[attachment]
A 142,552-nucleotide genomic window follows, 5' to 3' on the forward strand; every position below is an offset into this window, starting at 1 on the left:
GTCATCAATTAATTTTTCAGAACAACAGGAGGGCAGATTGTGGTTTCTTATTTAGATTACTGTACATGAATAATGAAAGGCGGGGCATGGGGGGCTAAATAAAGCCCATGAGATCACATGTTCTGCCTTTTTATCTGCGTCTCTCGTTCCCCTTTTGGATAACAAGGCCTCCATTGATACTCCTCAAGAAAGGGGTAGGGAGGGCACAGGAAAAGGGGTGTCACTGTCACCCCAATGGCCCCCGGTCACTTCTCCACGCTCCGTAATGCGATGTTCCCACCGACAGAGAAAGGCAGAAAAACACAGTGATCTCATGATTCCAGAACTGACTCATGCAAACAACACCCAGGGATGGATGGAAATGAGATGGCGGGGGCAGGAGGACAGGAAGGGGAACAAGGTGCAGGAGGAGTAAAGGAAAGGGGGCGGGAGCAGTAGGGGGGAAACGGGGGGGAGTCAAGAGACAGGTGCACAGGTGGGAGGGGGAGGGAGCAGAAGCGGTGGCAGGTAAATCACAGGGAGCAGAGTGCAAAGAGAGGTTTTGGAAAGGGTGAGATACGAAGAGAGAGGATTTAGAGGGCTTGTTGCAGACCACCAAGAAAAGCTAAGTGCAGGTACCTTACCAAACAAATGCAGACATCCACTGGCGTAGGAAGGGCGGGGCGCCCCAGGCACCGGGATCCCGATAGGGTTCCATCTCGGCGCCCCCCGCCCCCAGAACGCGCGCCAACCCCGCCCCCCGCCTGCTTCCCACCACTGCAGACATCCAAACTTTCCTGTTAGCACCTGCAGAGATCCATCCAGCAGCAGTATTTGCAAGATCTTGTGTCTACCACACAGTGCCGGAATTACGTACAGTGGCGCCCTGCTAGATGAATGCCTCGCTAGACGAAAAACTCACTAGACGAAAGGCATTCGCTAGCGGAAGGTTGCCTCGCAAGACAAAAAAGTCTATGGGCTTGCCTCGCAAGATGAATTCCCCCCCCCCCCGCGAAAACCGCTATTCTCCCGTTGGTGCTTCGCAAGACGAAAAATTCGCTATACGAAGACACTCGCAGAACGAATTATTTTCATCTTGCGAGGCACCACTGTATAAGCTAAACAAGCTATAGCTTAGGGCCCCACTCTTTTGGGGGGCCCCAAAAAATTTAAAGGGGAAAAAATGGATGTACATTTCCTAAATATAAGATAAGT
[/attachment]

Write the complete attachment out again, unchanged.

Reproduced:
A 142,552-nucleotide genomic window follows, 5' to 3' on the forward strand; every position below is an offset into this window, starting at 1 on the left:
GTCATCAATTAATTTTTCAGAACAACAGGAGGGCAGATTGTGGTTTCTTATTTAGATTACTGTACATGAATAATGAAAGGCGGGGCATGGGGGGCTAAATAAAGCCCATGAGATCACATGTTCTGCCTTTTTATCTGCGTCTCTCGTTCCCCTTTTGGATAACAAGGCCTCCATTGATACTCCTCAAGAAAGGGGTAGGGAGGGCACAGGAAAAGGGGTGTCACTGTCACCCCAATGGCCCCCGGTCACTTCTCCACGCTCCGTAATGCGATGTTCCCACCGACAGAGAAAGGCAGAAAAACACAGTGATCTCATGATTCCAGAACTGACTCATGCAAACAACACCCAGGGATGGATGGAAATGAGATGGCGGGGGCAGGAGGACAGGAAGGGGAACAAGGTGCAGGAGGAGTAAAGGAAAGGGGGCGGGAGCAGTAGGGGGGAAACGGGGGGGAGTCAAGAGACAGGTGCACAGGTGGGAGGGGGAGGGAGCAGAAGCGGTGGCAGGTAAATCACAGGGAGCAGAGTGCAAAGAGAGGTTTTGGAAAGGGTGAGATACGAAGAGAGAGGATTTAGAGGGCTTGTTGCAGACCACCAAGAAAAGCTAAGTGCAGGTACCTTACCAAACAAATGCAGACATCCACTGGCGTAGGAAGGGCGGGGCGCCCCAGGCACCGGGATCCCGATAGGGTTCCATCTCGGCGCCCCCCGCCCCCAGAACGCGCGCCAACCCCGCCCCCCGCCTGCTTCCCACCACTGCAGACATCCAAACTTTCCTGTTAGCACCTGCAGAGATCCATCCAGCAGCAGTATTTGCAAGATCTTGTGTCTACCACACAGTGCCGGAATTACGTACAGTGGCGCCCTGCTAGATGAATGCCTCGCTAGACGAAAAACTCACTAGACGAAAGGCATTCGCTAGCGGAAGGTTGCCTCGCAAGACAAAAAAGTCTATGGGCTTGCCTCGCAAGATGAATTCCCCCCCCCCCCGCGAAAACCGCTATTCTCCCGTTGGTGCTTCGCAAGACGAAAAATTCGCTATACGAAGACACTCGCAGAACGAATTATTTTCATCTTGCGAGGCACCACTGTATAAGCTAAACAAGCTATAGCTTAGGGCCCCACTCTTTTGGGGGGCCCCAAAAAATTTAAAGGGGAAAAAATGGATGTACATTTCCTAAATATAAGATAAGT